In 2015, Ashley Madison, adult dating site designed to facilitate discreet, extramarital affairs, reported that its user databases had been leaked, revealing the details of up to 37 million users. An anonymous user filed a class-action lawsuit against the site’s parent company, Avid Life Media, alleging that it had failed to take “necessary and reasonable precautions” to protect its user data. On Friday, they company reached a tentative settlement with potential plaintiffs, to the tune of $11.2 million.
The settlement has to be reviewed by a judge, but if approved, Ruby Corp., formerly known as Avid Life, won’t admit to any wrongdoing, and will compensate individuals who were users of the site at the time of the breach, who “submit valid claims for alleged losses resulting from the data breach and alleged misrepresentations.”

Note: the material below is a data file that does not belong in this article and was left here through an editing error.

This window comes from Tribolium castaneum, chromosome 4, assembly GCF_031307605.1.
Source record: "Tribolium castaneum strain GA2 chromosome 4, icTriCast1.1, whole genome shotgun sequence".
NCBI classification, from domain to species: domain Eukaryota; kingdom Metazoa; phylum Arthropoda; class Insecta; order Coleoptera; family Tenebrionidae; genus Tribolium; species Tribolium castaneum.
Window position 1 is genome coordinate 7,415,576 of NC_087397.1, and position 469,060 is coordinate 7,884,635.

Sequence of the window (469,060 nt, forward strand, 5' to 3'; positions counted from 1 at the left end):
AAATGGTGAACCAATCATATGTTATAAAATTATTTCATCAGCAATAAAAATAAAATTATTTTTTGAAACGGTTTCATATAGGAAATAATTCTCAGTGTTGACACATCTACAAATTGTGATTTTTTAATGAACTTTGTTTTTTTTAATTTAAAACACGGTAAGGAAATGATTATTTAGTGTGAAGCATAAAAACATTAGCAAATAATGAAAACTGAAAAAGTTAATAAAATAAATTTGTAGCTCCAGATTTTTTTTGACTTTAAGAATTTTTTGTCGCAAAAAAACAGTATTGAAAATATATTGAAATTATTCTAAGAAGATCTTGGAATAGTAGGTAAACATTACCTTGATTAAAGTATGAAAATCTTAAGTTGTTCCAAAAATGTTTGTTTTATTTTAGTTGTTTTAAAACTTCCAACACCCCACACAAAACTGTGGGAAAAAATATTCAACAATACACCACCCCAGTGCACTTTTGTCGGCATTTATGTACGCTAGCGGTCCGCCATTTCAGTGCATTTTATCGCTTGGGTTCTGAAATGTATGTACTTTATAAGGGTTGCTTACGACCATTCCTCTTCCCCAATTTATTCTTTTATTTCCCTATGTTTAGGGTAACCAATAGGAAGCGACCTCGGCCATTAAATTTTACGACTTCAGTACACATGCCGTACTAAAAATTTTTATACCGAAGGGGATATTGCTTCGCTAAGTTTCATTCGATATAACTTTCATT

The company’s statement goes on to provide some cover to potential spouse who might have gotten in trouble with their significant others, saying that account information hadn’t been verified for accuracy, and that “because a person’s name or other information appears to have been released in the data breach does not mean that person actually was a member of Ashley Madison.”
This is the second big payout that Ruby Corp. has made. In December, the company agreed to pay $1.66 million to settle an FTC probe launched in July of last year. According to the Wall Street Journal, court papers show that upwards of six million individuals could be included in the group.